Benue governor Samuel Ortom has asked the Muhammadu-Buhari-led federal government to count the state out of its planned rehabilitation of grazing reserves.
Governor Ortom stated this while reacting to the earlier statement of the Senior Special Assistant on Publicity and Media to the President, Garba Shehu, that the federal government was planning to rehabilitate grazing reserves across the country.
Ortom in a statement issued by his Chief Press Secretary, Terver Akase, said that there is absolutely no land in the state that had been gazetted for grazing reserve.
The governor said that his state had since embraced ranching as the best global practice. The policy, he said, that has been endorsed by the Southern Governors Forum and other prominent Nigerians.
He expressed dismay on why the federal government is still pushing what he described as an archaic policy, stressing that “it is now clear that there is a hidden agenda which only the presidency knows.
“Otherwise, all the regions of the country have accepted the fact that open grazing of animals is no longer fashionable and should be banned to pave the way for ranching, yet, the government at the centre is insistent that grazing reserves/cattle routes must be created across the country.
“In Benue, we have embraced ranching as the viable alternative to open grazing and there is no going back on our resolve.
“Our ranching law which prohibits open grazing is Benue people’s reaction to the incessant killings, and it is also an instrument of development.
“The law was enacted by representatives of the people in the Benue State House of Assembly, in exercise of its powers as provided for by Section 4 of the Constitution of the Federal Republic of Nigeria 1999 (as amended).
“Part 2 of the Second Schedule reinforces the power of the State House of Assembly providing that ‘a House of Assembly may make laws for the State with respect to industrial, commercial or agricultural development.’ The Law followed due process with public hearings and requisite opportunity for all stakeholders making input.”
The governor said that while the state may not stop the federal government’s plan to rehabilitate grazing reserves or create cattle routes in other states, “We wish to make it clear that no land in Benue state has been gazetted for grazing routes, grazing reserves, cattle colonies, and Ruga settlements.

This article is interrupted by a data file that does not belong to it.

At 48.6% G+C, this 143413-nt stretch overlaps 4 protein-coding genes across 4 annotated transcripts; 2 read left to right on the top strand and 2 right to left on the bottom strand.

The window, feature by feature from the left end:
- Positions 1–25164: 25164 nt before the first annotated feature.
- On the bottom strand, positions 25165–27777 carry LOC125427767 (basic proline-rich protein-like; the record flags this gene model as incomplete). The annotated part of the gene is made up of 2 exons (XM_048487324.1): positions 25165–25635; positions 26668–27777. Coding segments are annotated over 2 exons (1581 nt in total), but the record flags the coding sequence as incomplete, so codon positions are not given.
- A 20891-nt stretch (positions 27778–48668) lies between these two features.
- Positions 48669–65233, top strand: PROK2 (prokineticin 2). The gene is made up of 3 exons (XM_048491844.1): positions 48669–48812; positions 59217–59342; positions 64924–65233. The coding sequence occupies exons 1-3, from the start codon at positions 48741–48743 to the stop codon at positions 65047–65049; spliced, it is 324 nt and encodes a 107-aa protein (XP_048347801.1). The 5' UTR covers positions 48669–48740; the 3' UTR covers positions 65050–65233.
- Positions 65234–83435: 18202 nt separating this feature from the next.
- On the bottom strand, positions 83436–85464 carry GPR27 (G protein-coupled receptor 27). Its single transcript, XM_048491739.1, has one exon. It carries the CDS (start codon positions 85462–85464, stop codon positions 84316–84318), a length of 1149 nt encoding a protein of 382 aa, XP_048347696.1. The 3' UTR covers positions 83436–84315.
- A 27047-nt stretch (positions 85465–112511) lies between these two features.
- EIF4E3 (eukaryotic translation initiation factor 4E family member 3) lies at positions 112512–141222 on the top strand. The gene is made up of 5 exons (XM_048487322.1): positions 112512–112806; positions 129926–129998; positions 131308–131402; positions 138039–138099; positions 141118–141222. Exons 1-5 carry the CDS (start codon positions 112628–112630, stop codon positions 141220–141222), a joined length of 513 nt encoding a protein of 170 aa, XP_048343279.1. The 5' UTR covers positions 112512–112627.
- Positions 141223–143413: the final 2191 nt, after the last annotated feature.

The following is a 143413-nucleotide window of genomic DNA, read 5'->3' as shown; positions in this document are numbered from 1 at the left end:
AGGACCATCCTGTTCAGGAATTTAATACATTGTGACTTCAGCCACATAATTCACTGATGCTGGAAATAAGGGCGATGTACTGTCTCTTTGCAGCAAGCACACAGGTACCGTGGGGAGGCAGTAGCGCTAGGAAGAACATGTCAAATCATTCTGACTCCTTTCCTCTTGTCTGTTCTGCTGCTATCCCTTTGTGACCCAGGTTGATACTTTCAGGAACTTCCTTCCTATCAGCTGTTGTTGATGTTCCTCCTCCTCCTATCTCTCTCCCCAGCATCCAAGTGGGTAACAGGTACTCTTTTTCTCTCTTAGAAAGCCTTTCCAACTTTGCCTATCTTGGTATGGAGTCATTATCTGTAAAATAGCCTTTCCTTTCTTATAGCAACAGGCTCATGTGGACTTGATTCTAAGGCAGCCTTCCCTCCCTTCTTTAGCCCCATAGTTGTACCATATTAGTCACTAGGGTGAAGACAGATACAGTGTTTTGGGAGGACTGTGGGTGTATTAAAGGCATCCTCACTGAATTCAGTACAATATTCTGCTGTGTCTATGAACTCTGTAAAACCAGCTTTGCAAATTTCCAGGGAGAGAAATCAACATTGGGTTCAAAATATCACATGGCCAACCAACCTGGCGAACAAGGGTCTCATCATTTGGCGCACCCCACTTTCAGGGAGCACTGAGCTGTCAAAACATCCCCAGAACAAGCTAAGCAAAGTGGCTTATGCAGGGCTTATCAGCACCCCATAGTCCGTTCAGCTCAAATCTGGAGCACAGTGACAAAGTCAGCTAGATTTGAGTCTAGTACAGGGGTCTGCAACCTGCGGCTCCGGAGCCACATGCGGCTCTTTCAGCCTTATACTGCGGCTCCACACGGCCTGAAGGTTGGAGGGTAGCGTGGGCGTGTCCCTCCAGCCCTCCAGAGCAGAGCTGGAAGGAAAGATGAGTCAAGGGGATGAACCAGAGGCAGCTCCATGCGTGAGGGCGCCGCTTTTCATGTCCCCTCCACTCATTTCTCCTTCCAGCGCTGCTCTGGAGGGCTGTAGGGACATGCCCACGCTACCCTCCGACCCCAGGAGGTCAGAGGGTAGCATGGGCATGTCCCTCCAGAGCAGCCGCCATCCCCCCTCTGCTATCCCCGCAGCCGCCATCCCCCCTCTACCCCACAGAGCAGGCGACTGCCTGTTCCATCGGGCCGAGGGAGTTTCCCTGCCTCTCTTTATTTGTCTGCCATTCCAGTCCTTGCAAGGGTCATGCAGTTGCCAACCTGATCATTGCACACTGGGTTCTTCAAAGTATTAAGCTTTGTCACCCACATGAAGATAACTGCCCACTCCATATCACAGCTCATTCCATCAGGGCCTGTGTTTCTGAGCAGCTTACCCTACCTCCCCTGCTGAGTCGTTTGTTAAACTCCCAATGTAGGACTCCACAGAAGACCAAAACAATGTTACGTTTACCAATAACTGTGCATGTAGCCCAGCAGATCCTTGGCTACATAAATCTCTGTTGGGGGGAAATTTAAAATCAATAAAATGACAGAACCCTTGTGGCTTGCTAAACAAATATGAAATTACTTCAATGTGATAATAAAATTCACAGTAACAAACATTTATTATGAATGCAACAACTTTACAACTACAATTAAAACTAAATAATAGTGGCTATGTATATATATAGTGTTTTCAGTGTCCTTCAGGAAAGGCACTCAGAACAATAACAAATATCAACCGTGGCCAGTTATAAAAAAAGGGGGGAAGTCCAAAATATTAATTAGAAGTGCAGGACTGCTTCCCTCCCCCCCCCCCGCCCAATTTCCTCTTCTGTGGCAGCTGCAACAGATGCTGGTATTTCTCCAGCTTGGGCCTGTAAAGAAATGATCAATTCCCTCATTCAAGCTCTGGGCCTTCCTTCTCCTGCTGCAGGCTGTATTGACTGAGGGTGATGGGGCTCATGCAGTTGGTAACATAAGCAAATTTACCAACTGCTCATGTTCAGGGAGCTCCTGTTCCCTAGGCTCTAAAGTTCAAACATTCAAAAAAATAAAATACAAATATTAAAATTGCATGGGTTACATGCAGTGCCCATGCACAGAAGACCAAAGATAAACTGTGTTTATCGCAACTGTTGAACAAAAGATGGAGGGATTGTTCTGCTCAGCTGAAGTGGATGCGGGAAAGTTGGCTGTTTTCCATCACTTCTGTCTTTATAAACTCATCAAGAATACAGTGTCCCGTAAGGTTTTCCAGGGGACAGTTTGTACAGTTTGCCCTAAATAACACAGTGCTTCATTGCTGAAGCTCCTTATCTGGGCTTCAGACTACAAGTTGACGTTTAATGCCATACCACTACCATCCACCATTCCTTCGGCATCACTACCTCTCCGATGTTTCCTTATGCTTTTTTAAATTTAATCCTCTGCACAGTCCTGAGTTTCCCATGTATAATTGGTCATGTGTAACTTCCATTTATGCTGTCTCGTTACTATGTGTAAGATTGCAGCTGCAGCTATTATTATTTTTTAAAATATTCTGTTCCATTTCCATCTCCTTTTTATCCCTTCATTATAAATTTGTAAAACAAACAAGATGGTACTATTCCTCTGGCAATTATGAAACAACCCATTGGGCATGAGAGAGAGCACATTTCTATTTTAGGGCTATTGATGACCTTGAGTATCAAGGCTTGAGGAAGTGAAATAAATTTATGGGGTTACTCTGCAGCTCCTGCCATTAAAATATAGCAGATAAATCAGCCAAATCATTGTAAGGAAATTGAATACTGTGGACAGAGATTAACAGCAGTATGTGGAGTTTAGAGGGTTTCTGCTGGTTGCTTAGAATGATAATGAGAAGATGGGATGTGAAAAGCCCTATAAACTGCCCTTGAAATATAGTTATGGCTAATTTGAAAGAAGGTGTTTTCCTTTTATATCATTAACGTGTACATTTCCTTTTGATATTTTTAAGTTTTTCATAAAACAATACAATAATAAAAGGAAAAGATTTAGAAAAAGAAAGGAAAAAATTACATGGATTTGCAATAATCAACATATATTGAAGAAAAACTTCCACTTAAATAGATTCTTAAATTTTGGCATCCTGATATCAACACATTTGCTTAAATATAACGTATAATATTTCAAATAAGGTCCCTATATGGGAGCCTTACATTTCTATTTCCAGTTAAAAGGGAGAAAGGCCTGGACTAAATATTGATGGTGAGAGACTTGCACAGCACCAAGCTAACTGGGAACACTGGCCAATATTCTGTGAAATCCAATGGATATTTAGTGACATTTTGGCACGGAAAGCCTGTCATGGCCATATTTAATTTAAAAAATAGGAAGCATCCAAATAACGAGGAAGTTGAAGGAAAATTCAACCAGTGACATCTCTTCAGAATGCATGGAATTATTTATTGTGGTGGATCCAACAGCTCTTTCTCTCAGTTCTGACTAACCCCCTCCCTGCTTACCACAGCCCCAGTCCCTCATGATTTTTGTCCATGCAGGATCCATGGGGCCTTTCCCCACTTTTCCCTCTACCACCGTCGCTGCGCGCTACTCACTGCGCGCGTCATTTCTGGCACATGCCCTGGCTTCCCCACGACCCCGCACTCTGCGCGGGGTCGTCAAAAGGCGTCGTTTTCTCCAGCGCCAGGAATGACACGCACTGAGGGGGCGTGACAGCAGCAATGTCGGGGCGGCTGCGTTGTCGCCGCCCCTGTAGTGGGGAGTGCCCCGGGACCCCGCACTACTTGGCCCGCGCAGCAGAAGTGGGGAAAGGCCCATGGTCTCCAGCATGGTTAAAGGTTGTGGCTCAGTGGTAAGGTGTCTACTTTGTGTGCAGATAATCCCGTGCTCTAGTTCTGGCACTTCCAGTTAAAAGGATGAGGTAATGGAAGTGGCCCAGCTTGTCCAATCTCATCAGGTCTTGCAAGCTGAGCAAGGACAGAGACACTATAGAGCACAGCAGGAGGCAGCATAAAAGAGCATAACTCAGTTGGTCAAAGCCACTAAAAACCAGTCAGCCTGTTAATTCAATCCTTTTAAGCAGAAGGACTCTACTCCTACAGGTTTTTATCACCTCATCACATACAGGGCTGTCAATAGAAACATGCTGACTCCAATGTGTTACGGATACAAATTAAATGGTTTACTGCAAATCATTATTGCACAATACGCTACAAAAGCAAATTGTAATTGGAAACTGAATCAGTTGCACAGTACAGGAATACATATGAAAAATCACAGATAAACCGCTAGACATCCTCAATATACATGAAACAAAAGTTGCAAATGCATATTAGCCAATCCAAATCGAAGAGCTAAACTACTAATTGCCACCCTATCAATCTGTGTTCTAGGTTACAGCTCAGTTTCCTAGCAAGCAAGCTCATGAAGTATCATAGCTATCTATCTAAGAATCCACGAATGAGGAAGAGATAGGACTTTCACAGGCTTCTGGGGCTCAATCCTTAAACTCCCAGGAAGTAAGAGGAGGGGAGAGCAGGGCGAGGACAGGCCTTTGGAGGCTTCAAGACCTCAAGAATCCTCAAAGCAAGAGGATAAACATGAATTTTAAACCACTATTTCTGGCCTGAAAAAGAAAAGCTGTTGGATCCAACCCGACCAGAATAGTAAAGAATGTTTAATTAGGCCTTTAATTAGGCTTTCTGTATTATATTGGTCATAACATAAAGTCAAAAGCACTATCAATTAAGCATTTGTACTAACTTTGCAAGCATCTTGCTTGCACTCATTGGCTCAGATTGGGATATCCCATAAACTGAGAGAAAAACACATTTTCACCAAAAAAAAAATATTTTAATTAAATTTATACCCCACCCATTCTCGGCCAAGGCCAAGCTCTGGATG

“Benue is, therefore, not part of the grazing reserves rehabilitation programme of the federal government.
“We expect the Federal Ministry of Agriculture to weigh the negative consequences its recommendation will have on the unity and security of the nation and advise Mr. President that Nigerians are not on the same page with him regarding the matter of open grazing. It is not too late to salvage the situation.
“The fact must be established that grazing reserves or cattle routes are no longer tenable in the 21st century when Nigeria’s population far exceeds that of the fifties at a time these routes were contemplated.
“At present, the routes have been taken over by airports, roads, schools, hospitals, as well as markets, houses, and other human activities. The country’s landmass has also reduced to less than 923 square kilometres with the excision of Bakassi to Cameroon. Besides, the international best practice of animal husbandry is ranching; and that’s the stand of Benue state.”
Ortom stated further, “Ranching as a policy has the potential to launch Nigeria into 21st-century agricultural good practices. Today, open grazing is extinct in most countries of the world. In Europe, America, Asia, and in many countries in Africa, pastoralism has long given way to ranching.
“How can Nigeria then still be battling with a problem of pastoralism that in other countries has been solved over a century ago? According to the United States Department of Agriculture, USDA, India has 303 million cattle, Brazil, 226 million, China, 100 million, USA, 93 million, Argentina, 53 million, and Australia 27 million. All these countries ranch their animals. Nigeria has less than 20 million cattle which can easily be ranched. Unfortunately, the cows are allowed to either roam the streets freely or encroach on people’s farms and other investments.”